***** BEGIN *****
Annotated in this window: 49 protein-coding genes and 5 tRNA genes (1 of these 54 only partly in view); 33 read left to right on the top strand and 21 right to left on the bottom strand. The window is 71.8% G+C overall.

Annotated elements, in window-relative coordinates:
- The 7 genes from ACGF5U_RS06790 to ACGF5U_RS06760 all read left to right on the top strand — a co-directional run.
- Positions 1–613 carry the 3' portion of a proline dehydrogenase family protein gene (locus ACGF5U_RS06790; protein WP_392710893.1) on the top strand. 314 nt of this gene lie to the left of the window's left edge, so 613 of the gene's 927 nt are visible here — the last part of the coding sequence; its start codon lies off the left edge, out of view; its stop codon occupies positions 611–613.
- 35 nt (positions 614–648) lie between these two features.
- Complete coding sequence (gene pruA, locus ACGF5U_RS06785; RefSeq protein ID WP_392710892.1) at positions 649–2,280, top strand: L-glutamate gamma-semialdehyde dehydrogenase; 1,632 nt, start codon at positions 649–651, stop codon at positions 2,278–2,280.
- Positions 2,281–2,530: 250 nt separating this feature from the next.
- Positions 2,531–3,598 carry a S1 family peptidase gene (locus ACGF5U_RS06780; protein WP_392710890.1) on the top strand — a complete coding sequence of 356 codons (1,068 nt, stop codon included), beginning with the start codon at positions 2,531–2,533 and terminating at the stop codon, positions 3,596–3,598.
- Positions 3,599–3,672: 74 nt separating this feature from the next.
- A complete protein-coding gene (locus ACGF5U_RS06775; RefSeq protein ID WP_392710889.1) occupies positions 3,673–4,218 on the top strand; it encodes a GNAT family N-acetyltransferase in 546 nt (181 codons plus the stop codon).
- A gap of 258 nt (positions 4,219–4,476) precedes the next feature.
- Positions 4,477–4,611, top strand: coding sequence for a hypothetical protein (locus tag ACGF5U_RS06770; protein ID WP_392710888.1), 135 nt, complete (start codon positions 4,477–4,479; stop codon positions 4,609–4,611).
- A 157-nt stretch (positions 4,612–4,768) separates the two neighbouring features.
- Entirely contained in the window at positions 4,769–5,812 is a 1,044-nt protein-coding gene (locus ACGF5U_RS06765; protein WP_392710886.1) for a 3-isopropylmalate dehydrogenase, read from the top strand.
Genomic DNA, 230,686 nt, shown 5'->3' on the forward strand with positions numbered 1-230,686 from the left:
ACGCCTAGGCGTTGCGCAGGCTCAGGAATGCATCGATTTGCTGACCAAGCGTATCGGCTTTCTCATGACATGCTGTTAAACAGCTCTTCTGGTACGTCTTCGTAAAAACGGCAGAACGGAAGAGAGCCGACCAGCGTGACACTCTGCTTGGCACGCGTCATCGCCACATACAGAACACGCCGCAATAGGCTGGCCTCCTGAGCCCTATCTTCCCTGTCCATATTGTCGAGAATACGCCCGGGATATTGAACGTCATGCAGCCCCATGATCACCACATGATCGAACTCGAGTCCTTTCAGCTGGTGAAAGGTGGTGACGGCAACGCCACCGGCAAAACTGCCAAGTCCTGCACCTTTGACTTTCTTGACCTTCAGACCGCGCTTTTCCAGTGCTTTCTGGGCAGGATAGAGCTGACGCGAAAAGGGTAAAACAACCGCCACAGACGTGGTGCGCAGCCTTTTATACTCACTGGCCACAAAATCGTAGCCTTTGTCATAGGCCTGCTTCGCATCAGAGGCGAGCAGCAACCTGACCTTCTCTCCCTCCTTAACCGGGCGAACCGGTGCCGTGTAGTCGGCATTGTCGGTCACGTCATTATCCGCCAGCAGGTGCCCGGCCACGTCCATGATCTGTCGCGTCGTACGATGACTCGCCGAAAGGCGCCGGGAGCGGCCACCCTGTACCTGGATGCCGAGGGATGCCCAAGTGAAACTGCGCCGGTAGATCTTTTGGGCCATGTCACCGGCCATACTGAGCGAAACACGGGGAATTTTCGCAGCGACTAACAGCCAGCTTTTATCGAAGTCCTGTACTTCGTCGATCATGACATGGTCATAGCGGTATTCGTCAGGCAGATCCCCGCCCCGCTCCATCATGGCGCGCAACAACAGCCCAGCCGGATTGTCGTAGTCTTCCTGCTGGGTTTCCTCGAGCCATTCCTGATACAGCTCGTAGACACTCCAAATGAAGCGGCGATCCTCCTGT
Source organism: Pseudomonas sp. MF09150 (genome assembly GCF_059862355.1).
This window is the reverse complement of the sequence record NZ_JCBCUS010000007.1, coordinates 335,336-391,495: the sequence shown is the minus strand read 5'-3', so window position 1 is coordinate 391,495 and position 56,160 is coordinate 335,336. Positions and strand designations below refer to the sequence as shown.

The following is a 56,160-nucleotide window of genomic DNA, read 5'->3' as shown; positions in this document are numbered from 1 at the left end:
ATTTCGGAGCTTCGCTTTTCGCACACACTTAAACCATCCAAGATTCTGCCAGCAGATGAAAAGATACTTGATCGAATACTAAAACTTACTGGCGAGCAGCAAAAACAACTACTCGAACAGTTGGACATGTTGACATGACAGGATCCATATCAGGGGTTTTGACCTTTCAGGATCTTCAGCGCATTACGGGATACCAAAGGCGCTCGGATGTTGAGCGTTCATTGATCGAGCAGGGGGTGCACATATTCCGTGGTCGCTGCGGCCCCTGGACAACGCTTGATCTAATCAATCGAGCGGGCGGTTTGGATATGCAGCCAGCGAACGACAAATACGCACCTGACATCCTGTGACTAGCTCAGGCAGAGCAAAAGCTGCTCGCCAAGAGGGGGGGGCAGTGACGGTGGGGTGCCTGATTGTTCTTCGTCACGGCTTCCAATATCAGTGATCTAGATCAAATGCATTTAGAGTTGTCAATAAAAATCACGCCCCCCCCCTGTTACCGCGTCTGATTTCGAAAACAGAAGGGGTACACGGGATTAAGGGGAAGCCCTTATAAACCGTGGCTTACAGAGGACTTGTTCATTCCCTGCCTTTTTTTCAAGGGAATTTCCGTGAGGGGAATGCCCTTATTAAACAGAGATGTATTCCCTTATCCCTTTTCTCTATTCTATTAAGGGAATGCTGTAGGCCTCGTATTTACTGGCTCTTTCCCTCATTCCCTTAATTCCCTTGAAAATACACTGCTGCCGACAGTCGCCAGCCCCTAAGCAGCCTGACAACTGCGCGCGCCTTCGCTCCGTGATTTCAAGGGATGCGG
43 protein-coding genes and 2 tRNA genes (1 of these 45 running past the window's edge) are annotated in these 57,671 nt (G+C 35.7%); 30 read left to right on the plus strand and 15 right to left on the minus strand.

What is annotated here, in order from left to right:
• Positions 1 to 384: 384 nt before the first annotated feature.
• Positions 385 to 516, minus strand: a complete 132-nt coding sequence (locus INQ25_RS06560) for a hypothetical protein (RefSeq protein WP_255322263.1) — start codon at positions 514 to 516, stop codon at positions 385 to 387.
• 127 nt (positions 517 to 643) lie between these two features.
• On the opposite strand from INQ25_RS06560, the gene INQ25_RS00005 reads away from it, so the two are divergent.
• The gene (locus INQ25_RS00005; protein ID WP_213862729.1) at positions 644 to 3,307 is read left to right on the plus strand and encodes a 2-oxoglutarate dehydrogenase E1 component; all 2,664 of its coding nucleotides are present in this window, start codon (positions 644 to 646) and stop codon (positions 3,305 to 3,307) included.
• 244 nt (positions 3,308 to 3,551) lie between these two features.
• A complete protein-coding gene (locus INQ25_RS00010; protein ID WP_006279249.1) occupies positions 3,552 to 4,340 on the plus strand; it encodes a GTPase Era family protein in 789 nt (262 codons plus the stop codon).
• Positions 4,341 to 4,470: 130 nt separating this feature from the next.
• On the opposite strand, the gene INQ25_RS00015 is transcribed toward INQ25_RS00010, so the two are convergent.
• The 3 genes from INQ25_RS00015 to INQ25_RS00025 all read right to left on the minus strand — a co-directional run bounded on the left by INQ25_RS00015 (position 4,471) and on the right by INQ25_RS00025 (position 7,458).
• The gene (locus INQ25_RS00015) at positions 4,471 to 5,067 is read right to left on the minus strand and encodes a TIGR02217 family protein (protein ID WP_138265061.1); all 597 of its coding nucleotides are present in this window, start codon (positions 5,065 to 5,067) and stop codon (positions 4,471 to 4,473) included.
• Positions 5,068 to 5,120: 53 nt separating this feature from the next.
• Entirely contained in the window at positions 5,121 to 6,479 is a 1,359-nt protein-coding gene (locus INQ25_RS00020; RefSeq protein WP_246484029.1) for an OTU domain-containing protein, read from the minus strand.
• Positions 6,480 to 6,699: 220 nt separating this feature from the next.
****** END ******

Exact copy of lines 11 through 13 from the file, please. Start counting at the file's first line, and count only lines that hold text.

- A gap of 258 nt (positions 4,219–4,476) precedes the next feature.
- Positions 4,477–4,611, top strand: coding sequence for a hypothetical protein (locus tag ACGF5U_RS06770; protein ID WP_392710888.1), 135 nt, complete (start codon positions 4,477–4,479; stop codon positions 4,609–4,611).
- A 157-nt stretch (positions 4,612–4,768) separates the two neighbouring features.